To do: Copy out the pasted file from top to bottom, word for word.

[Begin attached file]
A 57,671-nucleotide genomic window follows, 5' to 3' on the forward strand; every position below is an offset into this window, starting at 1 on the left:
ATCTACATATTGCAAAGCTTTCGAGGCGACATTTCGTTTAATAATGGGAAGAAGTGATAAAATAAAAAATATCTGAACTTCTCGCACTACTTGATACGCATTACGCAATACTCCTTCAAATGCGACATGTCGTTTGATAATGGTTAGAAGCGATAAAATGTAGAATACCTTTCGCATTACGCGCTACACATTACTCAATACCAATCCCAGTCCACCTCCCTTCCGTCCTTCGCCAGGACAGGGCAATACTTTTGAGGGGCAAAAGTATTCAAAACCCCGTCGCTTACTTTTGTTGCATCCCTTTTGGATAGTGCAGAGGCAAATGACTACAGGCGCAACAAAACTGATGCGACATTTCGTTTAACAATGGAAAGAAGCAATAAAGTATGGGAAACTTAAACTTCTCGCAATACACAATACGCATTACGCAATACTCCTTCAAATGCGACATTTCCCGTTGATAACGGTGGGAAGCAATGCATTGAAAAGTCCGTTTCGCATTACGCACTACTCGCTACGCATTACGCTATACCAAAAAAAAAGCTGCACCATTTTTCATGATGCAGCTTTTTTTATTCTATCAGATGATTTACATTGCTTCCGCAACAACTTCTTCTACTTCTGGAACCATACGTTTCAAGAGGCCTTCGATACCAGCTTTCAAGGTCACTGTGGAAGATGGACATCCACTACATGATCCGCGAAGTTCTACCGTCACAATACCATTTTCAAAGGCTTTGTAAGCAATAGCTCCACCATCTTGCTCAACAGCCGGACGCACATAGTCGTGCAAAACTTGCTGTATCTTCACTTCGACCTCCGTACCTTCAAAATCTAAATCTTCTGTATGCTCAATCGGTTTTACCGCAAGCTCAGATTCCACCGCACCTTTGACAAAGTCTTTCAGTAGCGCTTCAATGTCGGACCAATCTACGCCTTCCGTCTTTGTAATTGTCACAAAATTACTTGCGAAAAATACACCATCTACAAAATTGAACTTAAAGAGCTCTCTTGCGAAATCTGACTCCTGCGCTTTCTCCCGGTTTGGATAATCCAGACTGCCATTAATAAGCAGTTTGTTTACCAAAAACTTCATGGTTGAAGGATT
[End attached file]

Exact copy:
A 57,671-nucleotide genomic window follows, 5' to 3' on the forward strand; every position below is an offset into this window, starting at 1 on the left:
ATCTACATATTGCAAAGCTTTCGAGGCGACATTTCGTTTAATAATGGGAAGAAGTGATAAAATAAAAAATATCTGAACTTCTCGCACTACTTGATACGCATTACGCAATACTCCTTCAAATGCGACATGTCGTTTGATAATGGTTAGAAGCGATAAAATGTAGAATACCTTTCGCATTACGCGCTACACATTACTCAATACCAATCCCAGTCCACCTCCCTTCCGTCCTTCGCCAGGACAGGGCAATACTTTTGAGGGGCAAAAGTATTCAAAACCCCGTCGCTTACTTTTGTTGCATCCCTTTTGGATAGTGCAGAGGCAAATGACTACAGGCGCAACAAAACTGATGCGACATTTCGTTTAACAATGGAAAGAAGCAATAAAGTATGGGAAACTTAAACTTCTCGCAATACACAATACGCATTACGCAATACTCCTTCAAATGCGACATTTCCCGTTGATAACGGTGGGAAGCAATGCATTGAAAAGTCCGTTTCGCATTACGCACTACTCGCTACGCATTACGCTATACCAAAAAAAAAGCTGCACCATTTTTCATGATGCAGCTTTTTTTATTCTATCAGATGATTTACATTGCTTCCGCAACAACTTCTTCTACTTCTGGAACCATACGTTTCAAGAGGCCTTCGATACCAGCTTTCAAGGTCACTGTGGAAGATGGACATCCACTACATGATCCGCGAAGTTCTACCGTCACAATACCATTTTCAAAGGCTTTGTAAGCAATAGCTCCACCATCTTGCTCAACAGCCGGACGCACATAGTCGTGCAAAACTTGCTGTATCTTCACTTCGACCTCCGTACCTTCAAAATCTAAATCTTCTGTATGCTCAATCGGTTTTACCGCAAGCTCAGATTCCACCGCACCTTTGACAAAGTCTTTCAGTAGCGCTTCAATGTCGGACCAATCTACGCCTTCCGTCTTTGTAATTGTCACAAAATTACTTGCGAAAAATACACCATCTACAAAATTGAACTTAAAGAGCTCTCTTGCGAAATCTGACTCCTGCGCTTTCTCCCGGTTTGGATAATCCAGACTGCCATTAATAAGCAGTTTGTTTACCAAAAACTTCATGGTTGAAGGATT